firms have long followed science, designing and building structures
that allow research to move from untested concept to proven
reality. As 21st-Century R&D explodes in new directions,
industry forces are taking a more active role in the still-unfolding
market and technology adventure.
The promise of life science and
nanotechnology R&D to improve the quality of life has
generated a new rush for bricks-and-mortar testing and manufacturing
facilities. Federal agencies have more expansive funding missions,
while corporate developers speed new products to market. Universities
want glitzy facilities to vie for research dollars and "name"
scientists, while municipalities see high- tech "parks"
as a more acceptable economic development lure than casinos.
Participants are linking up fast to share research, project
development and perhaps, most importantly, funding.
"Customers want to convince
Wall Street and investors that theyre serious about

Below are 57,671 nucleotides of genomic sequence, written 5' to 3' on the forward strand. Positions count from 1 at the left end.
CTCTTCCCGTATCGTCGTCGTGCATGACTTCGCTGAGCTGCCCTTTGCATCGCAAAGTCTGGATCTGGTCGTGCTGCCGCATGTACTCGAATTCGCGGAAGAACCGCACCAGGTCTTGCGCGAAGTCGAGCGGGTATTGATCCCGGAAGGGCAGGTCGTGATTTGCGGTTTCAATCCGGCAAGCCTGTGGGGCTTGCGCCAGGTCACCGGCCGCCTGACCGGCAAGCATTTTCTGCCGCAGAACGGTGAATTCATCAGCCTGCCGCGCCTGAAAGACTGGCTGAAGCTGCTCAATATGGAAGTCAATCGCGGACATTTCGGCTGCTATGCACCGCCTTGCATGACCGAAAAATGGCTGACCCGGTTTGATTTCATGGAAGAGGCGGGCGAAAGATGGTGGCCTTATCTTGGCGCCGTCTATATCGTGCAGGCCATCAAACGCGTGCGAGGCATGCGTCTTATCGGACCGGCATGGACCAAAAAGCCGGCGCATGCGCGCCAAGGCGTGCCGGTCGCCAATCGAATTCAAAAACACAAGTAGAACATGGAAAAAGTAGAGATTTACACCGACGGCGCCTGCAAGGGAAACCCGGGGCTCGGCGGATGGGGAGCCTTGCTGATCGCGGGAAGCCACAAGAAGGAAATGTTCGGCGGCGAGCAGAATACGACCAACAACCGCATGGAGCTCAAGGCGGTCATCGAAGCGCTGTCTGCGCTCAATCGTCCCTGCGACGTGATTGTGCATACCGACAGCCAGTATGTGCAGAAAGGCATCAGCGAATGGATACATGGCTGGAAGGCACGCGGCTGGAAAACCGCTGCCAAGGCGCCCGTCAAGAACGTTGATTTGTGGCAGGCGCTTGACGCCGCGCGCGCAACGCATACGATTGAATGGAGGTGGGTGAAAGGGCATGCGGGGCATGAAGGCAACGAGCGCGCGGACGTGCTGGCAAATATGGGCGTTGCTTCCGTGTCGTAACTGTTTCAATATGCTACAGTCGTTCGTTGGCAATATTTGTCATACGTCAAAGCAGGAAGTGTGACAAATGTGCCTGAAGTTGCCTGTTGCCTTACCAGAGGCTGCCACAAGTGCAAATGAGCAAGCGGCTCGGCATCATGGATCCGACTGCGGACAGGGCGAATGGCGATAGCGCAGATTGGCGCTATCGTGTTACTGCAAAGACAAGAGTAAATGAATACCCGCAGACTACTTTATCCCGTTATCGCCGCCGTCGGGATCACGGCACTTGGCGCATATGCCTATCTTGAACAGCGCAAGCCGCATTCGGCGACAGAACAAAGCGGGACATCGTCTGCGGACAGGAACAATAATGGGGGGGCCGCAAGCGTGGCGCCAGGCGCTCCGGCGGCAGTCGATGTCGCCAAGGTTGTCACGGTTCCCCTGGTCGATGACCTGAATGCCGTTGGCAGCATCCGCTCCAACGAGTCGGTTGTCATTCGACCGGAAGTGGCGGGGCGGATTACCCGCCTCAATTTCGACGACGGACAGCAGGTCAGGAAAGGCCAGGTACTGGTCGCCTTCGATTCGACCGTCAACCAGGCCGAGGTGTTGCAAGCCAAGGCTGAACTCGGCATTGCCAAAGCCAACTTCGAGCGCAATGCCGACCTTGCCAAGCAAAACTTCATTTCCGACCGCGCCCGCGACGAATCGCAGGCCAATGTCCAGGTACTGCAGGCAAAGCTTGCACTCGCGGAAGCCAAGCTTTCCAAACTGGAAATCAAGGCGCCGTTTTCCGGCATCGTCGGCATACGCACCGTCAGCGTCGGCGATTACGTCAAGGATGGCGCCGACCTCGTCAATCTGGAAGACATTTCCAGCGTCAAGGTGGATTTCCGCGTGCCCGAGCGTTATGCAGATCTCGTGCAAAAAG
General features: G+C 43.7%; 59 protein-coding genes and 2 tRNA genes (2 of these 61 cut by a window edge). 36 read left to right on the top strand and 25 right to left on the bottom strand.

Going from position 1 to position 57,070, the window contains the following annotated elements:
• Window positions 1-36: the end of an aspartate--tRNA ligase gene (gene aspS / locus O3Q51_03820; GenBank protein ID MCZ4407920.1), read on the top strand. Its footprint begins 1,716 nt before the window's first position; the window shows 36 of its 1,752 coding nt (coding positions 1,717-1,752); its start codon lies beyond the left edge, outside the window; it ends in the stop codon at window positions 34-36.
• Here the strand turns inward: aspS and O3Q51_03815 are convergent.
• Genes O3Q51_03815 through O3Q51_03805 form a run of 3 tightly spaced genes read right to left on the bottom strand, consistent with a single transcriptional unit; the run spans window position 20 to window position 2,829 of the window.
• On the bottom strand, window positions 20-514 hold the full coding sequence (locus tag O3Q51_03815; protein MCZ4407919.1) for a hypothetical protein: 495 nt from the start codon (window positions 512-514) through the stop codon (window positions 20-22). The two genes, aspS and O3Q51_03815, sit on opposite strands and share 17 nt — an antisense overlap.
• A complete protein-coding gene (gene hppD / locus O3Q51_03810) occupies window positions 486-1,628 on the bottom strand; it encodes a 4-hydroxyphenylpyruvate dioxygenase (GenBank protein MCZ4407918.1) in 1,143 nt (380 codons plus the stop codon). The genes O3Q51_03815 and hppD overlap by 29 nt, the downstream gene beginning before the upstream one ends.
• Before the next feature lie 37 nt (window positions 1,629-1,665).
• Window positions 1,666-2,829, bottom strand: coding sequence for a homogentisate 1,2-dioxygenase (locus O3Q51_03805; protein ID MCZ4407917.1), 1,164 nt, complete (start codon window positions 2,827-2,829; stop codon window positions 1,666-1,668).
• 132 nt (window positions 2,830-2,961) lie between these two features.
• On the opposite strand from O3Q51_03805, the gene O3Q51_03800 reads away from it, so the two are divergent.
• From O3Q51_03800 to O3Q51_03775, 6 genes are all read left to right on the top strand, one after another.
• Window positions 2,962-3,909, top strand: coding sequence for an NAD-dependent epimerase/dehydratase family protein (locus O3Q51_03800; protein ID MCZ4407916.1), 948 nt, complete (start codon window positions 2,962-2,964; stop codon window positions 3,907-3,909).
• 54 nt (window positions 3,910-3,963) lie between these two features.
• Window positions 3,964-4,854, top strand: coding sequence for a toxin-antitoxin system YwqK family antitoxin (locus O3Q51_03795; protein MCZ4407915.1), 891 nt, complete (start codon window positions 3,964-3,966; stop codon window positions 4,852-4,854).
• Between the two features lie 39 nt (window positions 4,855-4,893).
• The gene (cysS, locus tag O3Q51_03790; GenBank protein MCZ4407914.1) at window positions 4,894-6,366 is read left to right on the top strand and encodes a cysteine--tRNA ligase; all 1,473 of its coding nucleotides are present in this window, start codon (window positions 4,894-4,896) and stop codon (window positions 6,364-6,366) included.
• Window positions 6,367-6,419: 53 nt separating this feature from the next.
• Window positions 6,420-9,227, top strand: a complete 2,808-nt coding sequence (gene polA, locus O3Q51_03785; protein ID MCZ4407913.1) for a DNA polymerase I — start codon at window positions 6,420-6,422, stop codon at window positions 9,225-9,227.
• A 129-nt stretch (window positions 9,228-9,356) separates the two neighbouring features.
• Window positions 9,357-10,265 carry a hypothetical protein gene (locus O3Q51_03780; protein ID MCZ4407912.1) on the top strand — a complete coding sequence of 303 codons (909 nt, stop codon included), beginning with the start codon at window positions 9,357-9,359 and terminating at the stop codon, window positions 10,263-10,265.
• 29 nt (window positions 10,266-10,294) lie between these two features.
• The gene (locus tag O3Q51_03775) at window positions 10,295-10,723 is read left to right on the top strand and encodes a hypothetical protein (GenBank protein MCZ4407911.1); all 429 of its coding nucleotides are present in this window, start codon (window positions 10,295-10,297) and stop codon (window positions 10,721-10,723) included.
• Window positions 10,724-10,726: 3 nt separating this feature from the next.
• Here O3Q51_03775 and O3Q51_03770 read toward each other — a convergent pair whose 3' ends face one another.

high technology," says Alain Kaloyeros, vice president
of the new College of Nanoscale Science and Engineering at
the State University of New York-Albany. There, the state,
along with federal and private interests, is pumping in billions
of dollars to build a 750,000-sq-ft R&D showplace (ENR
2/3/03 p. 33). "We wanted to make a signature statement."
SPACES Clean rooms and other R&D spaces must
accommodate both individual and group activities. (Photo
left courtesy of HDR; illustration above by Guy Lawrence
The new parameters of 21st- Century
R&D are also changing the way engineers and constructors
do their jobs. "Researchers are 24/7 people who dont
want to commute a lot and want to be near a university environment,"
says Atlanta-based architect Laura Heery.
Scientific collaboration is the
watchword, as clean rooms and other spaces must accommodate
both proprietary and more interdisciplinary research. More
complex research processes, such as in submolecular nanotechnology,
demand more from structures as well, says Mark Jamison, advanced
technology manager at HDR Inc., Omaha. The vagaries of testing
and commercialization often leave E&C firms with few specs
to design and build on, but the process is also forcing project
participants into new levels of collaboration. But there is
some worry that the R&D phenomenon could suffer the same
fate as the dot-com boom without careful market analysis.